"It's my pet peeve, the safety of personnel," Ludwig said. "More classes are popping up regarding scene safety and preparing yourself and things to watch for, people's demeanor."
Neil Svetanics, who was the St. Louis fire chief from 1986 to 1999, has a slightly different opinion of the violence against firefighters. He saw views toward firefighters change in late 1960s and early 1970s with Vietnam protests, arson-for-profit cases and civil rights demonstrations. Firefighters became seen as "being part of the Establishment," he said, and were considered the enemy among some anti-government groups.
"It wasn't unusual to have rocks thrown at your truck or have bullet holes in your truck," Svetanics said. "Before then, when we left the firehouse, we could leave the door open. Today, the TV sets would be gone."
Svetanics believes that violence was worse then toward firefighters. "Now it's unusual but it does happen."
Firefighters at every firehouse in St. Louis have access to body armor in case they venture into a hostile environment, Svetanics said. More paramedics than firefighters wear it though. County fire departments generally don't carry it.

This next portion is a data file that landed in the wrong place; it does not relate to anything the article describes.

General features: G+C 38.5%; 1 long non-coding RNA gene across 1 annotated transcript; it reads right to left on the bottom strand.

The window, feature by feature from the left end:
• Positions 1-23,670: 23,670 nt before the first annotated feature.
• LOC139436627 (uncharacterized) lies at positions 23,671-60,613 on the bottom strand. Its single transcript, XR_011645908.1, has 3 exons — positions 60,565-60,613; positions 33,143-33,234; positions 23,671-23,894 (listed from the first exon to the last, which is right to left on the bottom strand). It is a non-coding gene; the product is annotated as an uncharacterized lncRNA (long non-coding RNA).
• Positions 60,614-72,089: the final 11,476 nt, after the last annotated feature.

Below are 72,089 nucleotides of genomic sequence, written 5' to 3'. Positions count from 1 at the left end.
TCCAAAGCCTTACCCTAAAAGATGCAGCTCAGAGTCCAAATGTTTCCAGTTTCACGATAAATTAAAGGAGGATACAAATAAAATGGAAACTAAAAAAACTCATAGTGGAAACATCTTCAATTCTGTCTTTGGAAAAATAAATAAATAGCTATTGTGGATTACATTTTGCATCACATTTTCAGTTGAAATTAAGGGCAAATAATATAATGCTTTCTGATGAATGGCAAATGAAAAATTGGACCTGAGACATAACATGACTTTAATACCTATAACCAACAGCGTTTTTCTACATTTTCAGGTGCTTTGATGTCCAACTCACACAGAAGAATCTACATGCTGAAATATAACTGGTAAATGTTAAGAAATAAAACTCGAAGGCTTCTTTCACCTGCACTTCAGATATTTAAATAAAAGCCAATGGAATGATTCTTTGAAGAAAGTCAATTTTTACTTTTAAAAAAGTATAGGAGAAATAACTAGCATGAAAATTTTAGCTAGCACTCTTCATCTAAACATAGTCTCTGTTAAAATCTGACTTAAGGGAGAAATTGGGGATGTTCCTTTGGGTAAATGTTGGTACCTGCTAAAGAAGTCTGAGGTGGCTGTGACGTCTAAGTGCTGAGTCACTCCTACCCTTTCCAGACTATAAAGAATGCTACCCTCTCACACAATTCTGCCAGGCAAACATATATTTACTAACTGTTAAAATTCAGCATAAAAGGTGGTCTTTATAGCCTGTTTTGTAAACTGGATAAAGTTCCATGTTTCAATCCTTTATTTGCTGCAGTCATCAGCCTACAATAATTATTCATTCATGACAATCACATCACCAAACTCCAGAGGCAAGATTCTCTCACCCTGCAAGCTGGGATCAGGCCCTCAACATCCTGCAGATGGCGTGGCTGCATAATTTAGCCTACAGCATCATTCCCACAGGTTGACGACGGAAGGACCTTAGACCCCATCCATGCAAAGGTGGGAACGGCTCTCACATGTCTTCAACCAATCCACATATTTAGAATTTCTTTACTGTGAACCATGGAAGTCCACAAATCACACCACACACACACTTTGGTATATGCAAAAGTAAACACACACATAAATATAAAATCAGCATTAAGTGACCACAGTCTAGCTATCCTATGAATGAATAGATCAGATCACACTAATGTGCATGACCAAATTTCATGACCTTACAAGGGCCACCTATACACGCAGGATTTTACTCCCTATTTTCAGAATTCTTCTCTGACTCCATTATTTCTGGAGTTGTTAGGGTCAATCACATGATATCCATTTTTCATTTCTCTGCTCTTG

"In cases like the one in Maplewood, you're not dealing with rational people," Svetanics said. "I'm going to armchair quarterback a bit by saying that nothing could have been done for that firefighter to protect himself. That was a routine call. There's no way he could've avoided what happened unless he was a mind-reader. It was a nice neighborhood, and it was about as routine a call as you get."
Svetanics, 68, has been in firefighting for 46 years. He is currently the chief of the Lemay Fire Protection District.
"It's such a sad situation," he said of Hummert's death. "No warning whatsoever."
Bill Bryan covered the police beat in St. Louis for more than 30 years with the St. Louis Post-Dispatch and the St. Louis Globe Democrat.